It’s 4th and long…are you confident in your endocrine system?

Figure 1. Ernest Henry Starling, an English MD, coined the term “hormone” in 1905.

Figure 1. Ernest Henry Starling, an English MD, coined the term “hormone” in 1905.

In the game of football, a team’s ultimate goal each drive is to score a touchdown, but to get to this point, there are many lines of communication that must occur smoothly.  The coach relays plays to his players on the field, and those players implement the play calls to achieve their goal of scoring.  The endocrine system is like a team in that it utilizes signals (play calls) from the hypothalamus (the coach).  Effective communication between the players of the endocrine system can lead to balanced hormone production.  Balanced hormone production is important in managing patient symptoms and ineffective communication can potentially lead to improper levels of hormones being synthesized.

Ernest Henry Starling, an MD in London, coined the term “hormone” in a series of lectures given to the Royal College of Physicians in London in 1905.  Hormones are defined as “a regulatory substance produced in an organism and transported in tissue fluids such as blood or sap to stimulate specific cells or tissues into action.”  Hormones are substances that are produced by the endocrine system in the body and influence the way the body grows or develops.  The pituitary gland, located in the brain, is considered the “master control” of the endocrine system; however, the hypothalamus actually controls the pituitary and is the overarching control of the endocrine system.

Figure 2. Hormones, and the endocrine system itself, are controlled by the hypothalamus in the brain.  The hypothalamus sends signals to the pituitary, initiating a signal cascade to affect hormone synthesis and function.

Figure 2. Hormones, and the endocrine system itself, are controlled by the hypothalamus in the brain. The hypothalamus sends signals to the pituitary, initiating a signal cascade to affect hormone synthesis and function.

Figure 2 (above) illustrates the top-down control of the stimulation and production of endocrine hormones.  Hormone signaling and synthesis primarily begins in the hypothalamus with the hormones seen here: prolactin releasing hormone (PRH), thyrotropin releasing hormone (TRH), corticotropin releasing hormone (CRH), growth hormone releasing hormone (GHRH), and gonadotropin releasing hormone (GnRH).  Each elicit the release of subsequent hormones synthesized in the anterior pituitary and have endocrine targets, with the exception of prolactin.  The endocrine targets then secrete hormones that have effects in nonendocrine targets, such as the skin or heart.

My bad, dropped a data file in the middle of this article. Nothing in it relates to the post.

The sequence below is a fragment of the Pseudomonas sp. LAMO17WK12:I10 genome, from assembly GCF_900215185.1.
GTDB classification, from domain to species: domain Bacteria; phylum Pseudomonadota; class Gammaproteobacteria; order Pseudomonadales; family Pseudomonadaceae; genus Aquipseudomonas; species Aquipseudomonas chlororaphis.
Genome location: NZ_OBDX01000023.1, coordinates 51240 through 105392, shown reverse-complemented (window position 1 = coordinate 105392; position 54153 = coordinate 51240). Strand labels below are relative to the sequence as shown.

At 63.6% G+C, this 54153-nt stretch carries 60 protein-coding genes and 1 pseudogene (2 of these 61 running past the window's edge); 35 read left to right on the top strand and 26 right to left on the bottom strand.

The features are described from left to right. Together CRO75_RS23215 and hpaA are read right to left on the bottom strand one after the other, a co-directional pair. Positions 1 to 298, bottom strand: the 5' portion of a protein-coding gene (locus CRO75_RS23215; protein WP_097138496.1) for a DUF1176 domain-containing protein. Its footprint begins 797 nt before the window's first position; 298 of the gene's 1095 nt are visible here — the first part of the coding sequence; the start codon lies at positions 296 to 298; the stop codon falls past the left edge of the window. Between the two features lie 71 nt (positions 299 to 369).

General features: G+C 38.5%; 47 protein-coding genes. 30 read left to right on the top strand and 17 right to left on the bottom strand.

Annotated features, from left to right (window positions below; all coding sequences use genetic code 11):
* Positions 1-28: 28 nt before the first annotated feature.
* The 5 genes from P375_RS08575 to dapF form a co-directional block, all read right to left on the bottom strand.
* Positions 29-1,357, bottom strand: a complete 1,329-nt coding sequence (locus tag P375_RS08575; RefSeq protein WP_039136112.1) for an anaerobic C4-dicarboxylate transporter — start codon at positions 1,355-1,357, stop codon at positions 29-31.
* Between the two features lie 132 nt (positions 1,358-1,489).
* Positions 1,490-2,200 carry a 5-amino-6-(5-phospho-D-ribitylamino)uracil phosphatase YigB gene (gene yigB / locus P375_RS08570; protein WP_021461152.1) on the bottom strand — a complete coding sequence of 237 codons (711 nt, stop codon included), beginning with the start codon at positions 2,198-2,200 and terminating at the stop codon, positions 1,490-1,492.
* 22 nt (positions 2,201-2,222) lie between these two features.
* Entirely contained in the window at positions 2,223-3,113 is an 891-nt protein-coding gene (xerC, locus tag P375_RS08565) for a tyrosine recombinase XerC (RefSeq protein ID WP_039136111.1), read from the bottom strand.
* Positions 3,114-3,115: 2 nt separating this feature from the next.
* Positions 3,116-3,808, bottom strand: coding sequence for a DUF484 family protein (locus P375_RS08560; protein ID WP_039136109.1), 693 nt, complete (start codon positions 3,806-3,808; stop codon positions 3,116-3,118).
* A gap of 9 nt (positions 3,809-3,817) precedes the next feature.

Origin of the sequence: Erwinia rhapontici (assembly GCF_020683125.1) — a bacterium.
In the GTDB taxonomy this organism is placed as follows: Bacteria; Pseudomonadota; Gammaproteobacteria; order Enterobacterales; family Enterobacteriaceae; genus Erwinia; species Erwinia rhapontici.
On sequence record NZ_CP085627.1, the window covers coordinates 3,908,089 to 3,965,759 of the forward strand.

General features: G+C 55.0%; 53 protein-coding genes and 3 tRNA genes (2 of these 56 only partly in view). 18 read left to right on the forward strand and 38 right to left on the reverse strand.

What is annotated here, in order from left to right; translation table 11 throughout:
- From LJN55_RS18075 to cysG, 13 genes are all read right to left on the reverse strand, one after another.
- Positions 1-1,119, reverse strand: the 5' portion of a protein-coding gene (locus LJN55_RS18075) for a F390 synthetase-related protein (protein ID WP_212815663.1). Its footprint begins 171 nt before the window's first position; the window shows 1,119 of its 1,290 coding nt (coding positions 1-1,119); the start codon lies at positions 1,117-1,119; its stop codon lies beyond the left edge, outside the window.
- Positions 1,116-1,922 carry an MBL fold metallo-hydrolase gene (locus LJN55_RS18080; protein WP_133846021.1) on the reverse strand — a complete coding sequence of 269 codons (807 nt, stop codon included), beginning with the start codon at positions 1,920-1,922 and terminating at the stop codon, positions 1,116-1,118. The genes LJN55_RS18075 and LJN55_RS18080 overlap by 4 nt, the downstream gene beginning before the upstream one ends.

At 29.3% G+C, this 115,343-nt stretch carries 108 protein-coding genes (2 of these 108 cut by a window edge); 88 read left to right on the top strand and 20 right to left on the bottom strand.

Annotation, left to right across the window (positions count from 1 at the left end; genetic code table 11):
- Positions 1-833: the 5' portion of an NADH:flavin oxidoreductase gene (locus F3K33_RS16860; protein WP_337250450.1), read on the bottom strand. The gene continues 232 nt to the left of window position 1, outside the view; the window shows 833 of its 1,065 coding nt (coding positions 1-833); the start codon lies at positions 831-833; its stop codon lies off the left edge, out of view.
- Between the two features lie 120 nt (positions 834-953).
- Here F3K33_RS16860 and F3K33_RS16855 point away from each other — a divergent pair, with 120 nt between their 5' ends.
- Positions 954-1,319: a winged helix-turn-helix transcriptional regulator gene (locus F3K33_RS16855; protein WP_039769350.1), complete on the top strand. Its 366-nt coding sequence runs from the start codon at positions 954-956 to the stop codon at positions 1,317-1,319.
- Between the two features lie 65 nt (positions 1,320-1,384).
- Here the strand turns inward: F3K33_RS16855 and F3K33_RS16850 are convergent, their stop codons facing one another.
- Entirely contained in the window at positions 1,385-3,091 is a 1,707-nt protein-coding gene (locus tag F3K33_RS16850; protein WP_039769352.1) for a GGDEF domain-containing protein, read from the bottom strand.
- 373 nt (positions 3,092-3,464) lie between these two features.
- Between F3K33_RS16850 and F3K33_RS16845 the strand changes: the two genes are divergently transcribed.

In terms of the sex hormones, GnRH from the hypothalamus signals the anterior pituitary to secrete follicle stimulating hormone (FSH) and luteinizing hormone (LH), the gonadotropin hormones.  FSH and LH signal to endocrine cells to secrete androgens or estrogens and progesterone for males and females respectively.  FSH and LH are also able to signal directly to the germ cells of the gonads to have a nonendocrine target effect.

Just like any football team trying to win a championship, if any part of endocrine communications is not functioning optimally, the system won’t work and the end goals are not achieved. During a regular sex hormone workup, do not overlook factors such as leptin, insulin, and thyroid hormones, which are affected by hypothalamic activity.  More information on the top-down control of sex hormones can be found in Module 2, Part A of the Reproductive Endocrinology Curriculum, which is available here (log in required).

References:
Nussey, S.S., Whitehead, S.A. (2001). Endocrinology: An Integrated Approach. Oxford: BIOS Scientific Publishers.
Widmaier, et al. (2008). Vander’s Human Physiology; Eleventh Edition. McGraw-Hill.
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3 Responses to It’s 4th and long…are you confident in your endocrine system?

  1. Thank you for your great article. Very helpful and insightful. My co-author and I have just published our first book, ‘Understanding Your Mind, Mood, and Hormone Cycle’ that covers this information and so much more. http://amzn.to/GEe2Ce. We actually stopped publication of the book years ago so we could add the new work and research pointing to the significance of the largest endocrine gland in the body – the brain.

  2. Great article , extremely useful for me to understand ,specially when I have just been referred to this department. Thank you

  3. Pingback: The roller coaster of female hormones – are you enjoying the ride? | The NEI Connection

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